by James Kelly
Why the British Labour Party abandoned its traditional socialist policies, and the lessons that can be applied to the party’s current predicament.
When the British Labour Party abandoned much of its socialist ideology in the 1990s, it did so for one reason – the pursuit of popularity, and by extension the pursuit of power. It had been in opposition for almost two decades, lost four general elections in a row, and the question that was being posed more and more volubly was “what”s the point of having the most wonderful policies in the world if you never have the power to put them into practice?’ The moment that came to symbolise this dilemma more than any other was the 1983 election, when Labour was led by its most left-wing leader since pre-war times, Michael Foot, and had a manifesto that made radical party activists purr with pleasure. The party went on to suffer its most crushing defeat since the 1930s, and came perilously close to slipping into third place in the popular vote. Perhaps not unreasonably, the lesson drawn by the “modernisers” in the party – including the young Tony Blair and Gordon Brown – was that Labour’s electoral woes were directly correlated to the party’s ideological distance from the centre of gravity in the country as a whole.
“June 9th, 1983, never again!” was the new leader Neil Kinnock’s battle-cry as he embarked on the slow and painful process of moving Labour onto the centre-ground of politics where it was felt it could achieve electability. The most dramatic indication of the sacrifices the party was prepared to make came when Kinnock himself shifted on one of his most passionately-held personal beliefs, and agreed to support the retention of the UK’s nuclear weapons. In an interview days before the 1992 general election, he even suggested that as Prime Minister he might be prepared in some circumstances to launch a nuclear attack – an extraordinary position for a man who had devoted much of his political life to the cause of unilateral disarmament.
But Labour still lost the 1992 election, its fourth defeat in succession. Did this give the true believers in the “1983 maxim” some pause for thought? Quite the reverse. The fact that the Conservatives’ parliamentary majority had been slashed to 21 was cited as proof that Labour’s ideological repositioning had gained some traction with the electorate. The fact that the Conservatives remained in power simply proved that the process hadn’t gone far enough yet. So “New Labour” was born, and in Tony Blair the party suddenly had a leader who was probably further to the right than many “conservative” political leaders in continental Europe. Yet so hungry were the party faithful for power, and so completely had they bought into the modernizers’ analysis of what was required to achieve that goal, they accepted every move Blair made as being necessary. It was sometimes mischievously suggested that if Blair had wanted to reintroduce capital punishment, the party rank-and-file would have let it through on the nod.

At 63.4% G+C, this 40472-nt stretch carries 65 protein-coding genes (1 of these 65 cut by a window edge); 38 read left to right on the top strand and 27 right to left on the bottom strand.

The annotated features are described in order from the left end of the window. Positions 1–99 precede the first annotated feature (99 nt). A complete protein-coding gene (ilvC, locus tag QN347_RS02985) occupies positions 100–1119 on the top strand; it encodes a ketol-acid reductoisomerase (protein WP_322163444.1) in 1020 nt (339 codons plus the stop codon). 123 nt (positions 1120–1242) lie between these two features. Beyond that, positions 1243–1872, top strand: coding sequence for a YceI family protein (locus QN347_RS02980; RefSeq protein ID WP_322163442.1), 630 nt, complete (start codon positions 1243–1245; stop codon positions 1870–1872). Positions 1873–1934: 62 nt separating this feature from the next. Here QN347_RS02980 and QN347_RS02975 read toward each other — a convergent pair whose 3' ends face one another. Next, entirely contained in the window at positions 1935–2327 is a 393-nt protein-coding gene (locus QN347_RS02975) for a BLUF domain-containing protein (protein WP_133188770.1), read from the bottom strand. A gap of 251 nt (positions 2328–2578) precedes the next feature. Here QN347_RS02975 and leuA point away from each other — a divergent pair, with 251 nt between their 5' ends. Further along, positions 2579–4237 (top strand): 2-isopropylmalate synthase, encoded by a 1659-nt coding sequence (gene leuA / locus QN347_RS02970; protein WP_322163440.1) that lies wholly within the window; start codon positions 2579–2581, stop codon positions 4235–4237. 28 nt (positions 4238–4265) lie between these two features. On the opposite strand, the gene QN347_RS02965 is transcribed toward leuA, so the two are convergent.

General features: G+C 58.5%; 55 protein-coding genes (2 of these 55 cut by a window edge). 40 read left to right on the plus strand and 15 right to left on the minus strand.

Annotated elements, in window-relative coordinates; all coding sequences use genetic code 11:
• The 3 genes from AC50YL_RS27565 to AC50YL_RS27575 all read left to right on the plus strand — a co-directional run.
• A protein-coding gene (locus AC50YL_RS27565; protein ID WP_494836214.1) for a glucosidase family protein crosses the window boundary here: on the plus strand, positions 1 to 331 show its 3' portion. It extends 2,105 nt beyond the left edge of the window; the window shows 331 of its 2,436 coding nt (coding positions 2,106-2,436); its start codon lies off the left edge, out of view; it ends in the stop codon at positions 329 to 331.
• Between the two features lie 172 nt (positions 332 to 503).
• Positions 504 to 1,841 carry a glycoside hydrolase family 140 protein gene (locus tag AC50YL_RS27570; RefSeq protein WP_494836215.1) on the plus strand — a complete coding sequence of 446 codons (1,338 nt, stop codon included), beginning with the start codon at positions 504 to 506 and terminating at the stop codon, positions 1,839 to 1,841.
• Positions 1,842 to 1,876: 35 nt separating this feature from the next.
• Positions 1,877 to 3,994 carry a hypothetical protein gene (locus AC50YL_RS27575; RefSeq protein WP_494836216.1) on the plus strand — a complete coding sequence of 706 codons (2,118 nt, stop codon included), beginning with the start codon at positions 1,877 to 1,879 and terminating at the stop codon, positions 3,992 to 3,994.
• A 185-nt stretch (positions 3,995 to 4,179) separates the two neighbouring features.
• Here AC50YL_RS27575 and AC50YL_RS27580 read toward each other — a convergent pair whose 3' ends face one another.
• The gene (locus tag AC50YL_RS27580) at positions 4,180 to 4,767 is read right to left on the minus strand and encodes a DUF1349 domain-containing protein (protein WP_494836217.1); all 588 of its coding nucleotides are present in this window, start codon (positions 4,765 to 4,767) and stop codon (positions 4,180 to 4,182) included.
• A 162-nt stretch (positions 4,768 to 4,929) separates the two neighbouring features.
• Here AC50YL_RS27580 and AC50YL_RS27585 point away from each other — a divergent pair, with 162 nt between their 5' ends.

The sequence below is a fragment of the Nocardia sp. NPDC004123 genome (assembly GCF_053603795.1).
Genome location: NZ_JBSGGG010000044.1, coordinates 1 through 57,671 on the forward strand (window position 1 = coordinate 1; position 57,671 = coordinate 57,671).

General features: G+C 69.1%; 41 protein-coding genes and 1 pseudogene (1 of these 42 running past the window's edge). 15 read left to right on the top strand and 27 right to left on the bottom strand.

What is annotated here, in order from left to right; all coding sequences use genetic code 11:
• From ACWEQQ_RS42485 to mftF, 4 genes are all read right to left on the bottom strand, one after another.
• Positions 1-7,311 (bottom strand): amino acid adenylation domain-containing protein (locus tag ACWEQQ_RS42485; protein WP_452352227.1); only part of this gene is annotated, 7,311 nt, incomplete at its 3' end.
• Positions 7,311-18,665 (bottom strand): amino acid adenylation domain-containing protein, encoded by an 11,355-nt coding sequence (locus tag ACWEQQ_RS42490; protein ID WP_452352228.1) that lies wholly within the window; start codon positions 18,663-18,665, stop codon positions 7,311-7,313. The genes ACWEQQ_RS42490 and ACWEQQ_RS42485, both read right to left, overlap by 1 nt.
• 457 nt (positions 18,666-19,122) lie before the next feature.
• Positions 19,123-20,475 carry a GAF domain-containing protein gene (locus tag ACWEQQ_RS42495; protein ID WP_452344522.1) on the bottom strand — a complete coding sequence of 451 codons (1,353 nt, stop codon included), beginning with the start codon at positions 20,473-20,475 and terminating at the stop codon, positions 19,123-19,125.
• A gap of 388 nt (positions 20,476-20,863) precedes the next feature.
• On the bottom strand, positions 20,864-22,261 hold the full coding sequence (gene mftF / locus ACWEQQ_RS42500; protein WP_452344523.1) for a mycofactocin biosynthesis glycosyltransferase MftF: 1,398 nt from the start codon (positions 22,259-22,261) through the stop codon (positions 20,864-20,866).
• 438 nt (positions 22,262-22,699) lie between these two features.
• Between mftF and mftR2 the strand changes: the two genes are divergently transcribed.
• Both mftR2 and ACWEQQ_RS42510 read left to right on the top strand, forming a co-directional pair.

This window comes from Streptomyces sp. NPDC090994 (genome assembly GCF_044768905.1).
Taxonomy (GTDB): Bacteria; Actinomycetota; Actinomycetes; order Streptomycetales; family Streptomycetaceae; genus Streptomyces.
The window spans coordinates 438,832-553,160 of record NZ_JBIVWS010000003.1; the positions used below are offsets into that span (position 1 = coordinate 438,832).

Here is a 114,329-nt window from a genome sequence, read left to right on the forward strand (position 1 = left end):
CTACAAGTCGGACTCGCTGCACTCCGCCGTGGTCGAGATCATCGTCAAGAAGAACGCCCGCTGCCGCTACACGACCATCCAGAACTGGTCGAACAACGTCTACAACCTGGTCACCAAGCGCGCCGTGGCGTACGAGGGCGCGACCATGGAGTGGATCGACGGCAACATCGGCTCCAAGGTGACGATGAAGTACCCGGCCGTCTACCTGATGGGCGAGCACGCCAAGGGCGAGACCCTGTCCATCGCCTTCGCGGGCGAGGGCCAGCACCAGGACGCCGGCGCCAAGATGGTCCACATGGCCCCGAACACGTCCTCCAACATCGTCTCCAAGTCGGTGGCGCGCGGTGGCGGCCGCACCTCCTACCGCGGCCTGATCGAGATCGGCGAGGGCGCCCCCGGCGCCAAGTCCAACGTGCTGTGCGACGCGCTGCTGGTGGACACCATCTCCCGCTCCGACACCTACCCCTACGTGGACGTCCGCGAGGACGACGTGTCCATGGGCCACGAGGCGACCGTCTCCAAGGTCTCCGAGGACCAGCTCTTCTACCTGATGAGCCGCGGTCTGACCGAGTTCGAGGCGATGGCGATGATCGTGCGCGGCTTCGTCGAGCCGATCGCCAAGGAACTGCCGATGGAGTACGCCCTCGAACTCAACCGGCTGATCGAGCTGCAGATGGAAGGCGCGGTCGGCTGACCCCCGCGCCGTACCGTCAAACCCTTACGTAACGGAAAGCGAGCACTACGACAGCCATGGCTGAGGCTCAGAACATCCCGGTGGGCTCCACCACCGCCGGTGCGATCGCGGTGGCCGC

And in 1997, the Labour party did not merely return to power, but recorded the most comprehensive victory by any side in a British general election since the 1930s. Some pointed out there was considerable evidence that if John Smith, Blair’s immediate predecessor as Labour leader, had not died in office, he would still have been able to lead the party back to power from a more traditional centre-left position. But not by anything like the same margin, the modernisers retorted. It did indeed seem to be the final, irrefutable proof that Labour’s level of support went up in direct proportion to how far it had moved to the right.
But fast forward to the present day. Gordon Brown has persisted with the Blairite strategy of tacking to the right, and yet the latest opinion polls show Labour at its lowest level of support since records began, and thus by definition lower than at the party’s 1983 nadir. Gordon Brown is a less popular leader than Michael Foot. New Labour was founded on the principle that if you are shedding votes, you must ruthlessly shed your current ideology to win those votes back. As it is the more traditional Labour voters who have been deserting the party in droves – witness the Scottish parliament election last year – the obvious conclusion to draw is that the party must shift back to the left to regain some degree of support.
The objection to this analysis might be that Labour cannot hope to win the next election with its traditional supporters alone – it needs the entire New Labour coalition of 1997. Unfortunately, the hard truth is that this coalition is long gone, and the next election is almost certainly already lost. To adapt the question that was asked in the long years of opposition to fit present-day circumstances – “if you”re going to lose anyway, what’s the point of having power for the next two years if you’re not going to use it to achieve the things your party is supposed to believe in?’